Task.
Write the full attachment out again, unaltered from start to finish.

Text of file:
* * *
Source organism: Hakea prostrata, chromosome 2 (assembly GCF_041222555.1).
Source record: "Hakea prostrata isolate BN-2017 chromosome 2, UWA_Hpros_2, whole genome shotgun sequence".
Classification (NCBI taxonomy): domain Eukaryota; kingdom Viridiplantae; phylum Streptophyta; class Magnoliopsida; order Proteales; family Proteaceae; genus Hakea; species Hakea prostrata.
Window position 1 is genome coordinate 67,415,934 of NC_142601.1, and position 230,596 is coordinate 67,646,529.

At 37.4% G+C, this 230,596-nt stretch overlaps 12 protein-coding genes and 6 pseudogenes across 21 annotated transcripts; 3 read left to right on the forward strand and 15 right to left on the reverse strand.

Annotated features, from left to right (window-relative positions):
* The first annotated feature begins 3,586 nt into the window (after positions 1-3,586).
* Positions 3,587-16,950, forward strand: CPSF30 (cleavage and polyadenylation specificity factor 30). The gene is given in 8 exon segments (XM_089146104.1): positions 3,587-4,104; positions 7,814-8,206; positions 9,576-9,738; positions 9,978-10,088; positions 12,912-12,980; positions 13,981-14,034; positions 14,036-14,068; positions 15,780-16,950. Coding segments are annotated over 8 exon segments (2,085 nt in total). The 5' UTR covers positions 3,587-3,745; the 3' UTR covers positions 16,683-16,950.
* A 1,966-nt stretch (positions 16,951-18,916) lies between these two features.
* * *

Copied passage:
Source organism: Hakea prostrata, chromosome 2 (assembly GCF_041222555.1).
Source record: "Hakea prostrata isolate BN-2017 chromosome 2, UWA_Hpros_2, whole genome shotgun sequence".
Classification (NCBI taxonomy): domain Eukaryota; kingdom Viridiplantae; phylum Streptophyta; class Magnoliopsida; order Proteales; family Proteaceae; genus Hakea; species Hakea prostrata.
Window position 1 is genome coordinate 67,415,934 of NC_142601.1, and position 230,596 is coordinate 67,646,529.

At 37.4% G+C, this 230,596-nt stretch overlaps 12 protein-coding genes and 6 pseudogenes across 21 annotated transcripts; 3 read left to right on the forward strand and 15 right to left on the reverse strand.

Annotated features, from left to right (window-relative positions):
* The first annotated feature begins 3,586 nt into the window (after positions 1-3,586).
* Positions 3,587-16,950, forward strand: CPSF30 (cleavage and polyadenylation specificity factor 30). The gene is given in 8 exon segments (XM_089146104.1): positions 3,587-4,104; positions 7,814-8,206; positions 9,576-9,738; positions 9,978-10,088; positions 12,912-12,980; positions 13,981-14,034; positions 14,036-14,068; positions 15,780-16,950. Coding segments are annotated over 8 exon segments (2,085 nt in total). The 5' UTR covers positions 3,587-3,745; the 3' UTR covers positions 16,683-16,950.
* A 1,966-nt stretch (positions 16,951-18,916) lies between these two features.